The fifth class included the length of miRNA genes, the number of bulge loops, the number of helices, the number of interior loops, and the number of stacks. Except for the length of the gene, the features were taken from Mfold predictions of secondary structure. Detailed examples are shown in Fig 1. The sixth class included the minimum free energy (MFE), the adjusted MFE, and the MFE index, while the seventh class included G+C content, (G+C)/(A+U) ratio, A/C ratio, and G/U ratio.
The eighth class referred to features related to information entropy. The information entropy was calculated using the formula: (1)
Formula (1) generated four kinds of information entropy (IE) related to the frequency of single nucleotides (IESN), dual nucleotides (IEDN), triple nucleotides (IETN), and the matching state frequency of the secondary structure (IESS). The eight classes were designated A–H in corresponding order. The p-value is frequency of every class nucleotides (For example, frequency of A, C, G and U or frequency of AA, AC, AG, AU, CA, CC, CG, CU, GA, GC, GG, GU, UA, UC, UG and UU). Formula (1) generated four kinds of entropy information related to the frequency of single nucleotides, dual nucleotides, triple nucleotides, and the matching state frequency of the secondary structure.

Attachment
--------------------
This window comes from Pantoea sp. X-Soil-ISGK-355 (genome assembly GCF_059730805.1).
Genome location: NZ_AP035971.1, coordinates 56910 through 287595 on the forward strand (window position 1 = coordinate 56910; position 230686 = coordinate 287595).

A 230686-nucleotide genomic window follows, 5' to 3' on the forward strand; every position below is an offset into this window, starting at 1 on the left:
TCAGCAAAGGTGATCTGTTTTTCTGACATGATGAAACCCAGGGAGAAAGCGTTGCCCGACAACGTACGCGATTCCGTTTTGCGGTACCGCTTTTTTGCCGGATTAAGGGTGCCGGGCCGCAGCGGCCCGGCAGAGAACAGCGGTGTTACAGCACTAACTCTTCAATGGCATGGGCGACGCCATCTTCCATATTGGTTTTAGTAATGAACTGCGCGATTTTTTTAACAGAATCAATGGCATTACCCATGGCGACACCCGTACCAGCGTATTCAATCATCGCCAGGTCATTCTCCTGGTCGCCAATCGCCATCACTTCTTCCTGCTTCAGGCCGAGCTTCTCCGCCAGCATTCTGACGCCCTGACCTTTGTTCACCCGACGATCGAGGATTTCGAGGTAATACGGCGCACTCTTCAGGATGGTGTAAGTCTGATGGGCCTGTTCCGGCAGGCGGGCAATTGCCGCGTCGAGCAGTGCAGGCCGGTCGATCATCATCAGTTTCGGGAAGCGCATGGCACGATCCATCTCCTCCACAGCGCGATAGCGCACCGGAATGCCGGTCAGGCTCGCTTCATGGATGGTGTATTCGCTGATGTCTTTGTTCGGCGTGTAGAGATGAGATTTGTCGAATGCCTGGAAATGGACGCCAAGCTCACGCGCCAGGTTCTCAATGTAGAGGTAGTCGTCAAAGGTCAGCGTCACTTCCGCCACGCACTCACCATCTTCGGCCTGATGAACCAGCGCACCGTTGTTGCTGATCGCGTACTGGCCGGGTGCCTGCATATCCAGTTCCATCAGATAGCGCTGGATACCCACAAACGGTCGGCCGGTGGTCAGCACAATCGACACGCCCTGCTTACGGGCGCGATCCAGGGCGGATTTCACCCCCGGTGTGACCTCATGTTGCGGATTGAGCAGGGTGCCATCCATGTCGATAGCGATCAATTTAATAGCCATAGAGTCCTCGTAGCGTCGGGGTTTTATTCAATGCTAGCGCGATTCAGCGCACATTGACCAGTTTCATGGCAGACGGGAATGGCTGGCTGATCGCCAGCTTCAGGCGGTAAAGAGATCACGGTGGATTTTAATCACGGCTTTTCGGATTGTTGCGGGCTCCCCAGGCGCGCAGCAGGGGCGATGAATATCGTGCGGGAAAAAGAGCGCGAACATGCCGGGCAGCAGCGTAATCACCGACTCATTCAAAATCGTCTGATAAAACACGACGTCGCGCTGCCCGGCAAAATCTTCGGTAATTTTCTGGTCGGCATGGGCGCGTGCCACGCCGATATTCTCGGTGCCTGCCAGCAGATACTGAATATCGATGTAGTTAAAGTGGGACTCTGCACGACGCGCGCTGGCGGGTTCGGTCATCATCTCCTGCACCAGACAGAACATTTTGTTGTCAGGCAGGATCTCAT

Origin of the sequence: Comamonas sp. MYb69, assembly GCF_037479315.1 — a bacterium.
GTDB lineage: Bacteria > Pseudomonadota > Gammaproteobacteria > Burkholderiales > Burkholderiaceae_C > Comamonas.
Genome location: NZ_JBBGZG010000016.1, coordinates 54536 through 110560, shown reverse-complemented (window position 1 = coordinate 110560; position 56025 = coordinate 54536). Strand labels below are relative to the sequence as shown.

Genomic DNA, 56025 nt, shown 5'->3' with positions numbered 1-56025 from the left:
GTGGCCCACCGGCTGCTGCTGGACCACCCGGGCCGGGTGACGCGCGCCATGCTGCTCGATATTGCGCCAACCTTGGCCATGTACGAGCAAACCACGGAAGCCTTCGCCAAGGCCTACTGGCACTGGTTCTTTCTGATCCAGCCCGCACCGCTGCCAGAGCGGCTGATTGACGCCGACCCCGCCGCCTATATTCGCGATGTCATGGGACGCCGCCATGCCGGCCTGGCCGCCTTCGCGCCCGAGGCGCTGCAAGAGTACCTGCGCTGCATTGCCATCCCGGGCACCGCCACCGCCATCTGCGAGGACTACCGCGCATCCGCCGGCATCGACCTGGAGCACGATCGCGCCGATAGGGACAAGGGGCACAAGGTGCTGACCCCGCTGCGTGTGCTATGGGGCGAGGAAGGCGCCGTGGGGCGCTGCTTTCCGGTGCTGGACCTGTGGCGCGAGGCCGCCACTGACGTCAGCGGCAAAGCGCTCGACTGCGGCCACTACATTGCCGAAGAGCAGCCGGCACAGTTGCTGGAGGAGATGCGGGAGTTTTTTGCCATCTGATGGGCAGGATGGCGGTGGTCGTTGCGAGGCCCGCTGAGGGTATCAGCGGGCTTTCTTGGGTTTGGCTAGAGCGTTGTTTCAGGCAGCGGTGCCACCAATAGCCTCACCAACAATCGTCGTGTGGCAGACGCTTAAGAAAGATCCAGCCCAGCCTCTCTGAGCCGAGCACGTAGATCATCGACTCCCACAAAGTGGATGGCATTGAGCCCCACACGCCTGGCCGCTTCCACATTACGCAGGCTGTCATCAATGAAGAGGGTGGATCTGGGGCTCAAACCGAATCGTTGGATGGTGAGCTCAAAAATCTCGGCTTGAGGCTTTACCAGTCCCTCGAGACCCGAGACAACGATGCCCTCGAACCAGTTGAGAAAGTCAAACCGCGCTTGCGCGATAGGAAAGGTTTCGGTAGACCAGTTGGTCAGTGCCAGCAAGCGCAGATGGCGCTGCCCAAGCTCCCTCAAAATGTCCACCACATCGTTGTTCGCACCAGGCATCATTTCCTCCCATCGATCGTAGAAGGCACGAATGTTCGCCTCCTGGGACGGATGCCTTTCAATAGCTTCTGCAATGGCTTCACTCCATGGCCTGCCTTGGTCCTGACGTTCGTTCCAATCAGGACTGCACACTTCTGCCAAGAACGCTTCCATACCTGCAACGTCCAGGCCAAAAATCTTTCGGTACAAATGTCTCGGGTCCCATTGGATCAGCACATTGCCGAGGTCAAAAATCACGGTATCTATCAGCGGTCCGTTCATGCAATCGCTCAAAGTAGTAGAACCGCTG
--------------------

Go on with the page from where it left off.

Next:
The 132 numerical features of 10951 animal and 3188 plant miRNA have been obtained and kept in S2 Table.
Basic statistical analysis methods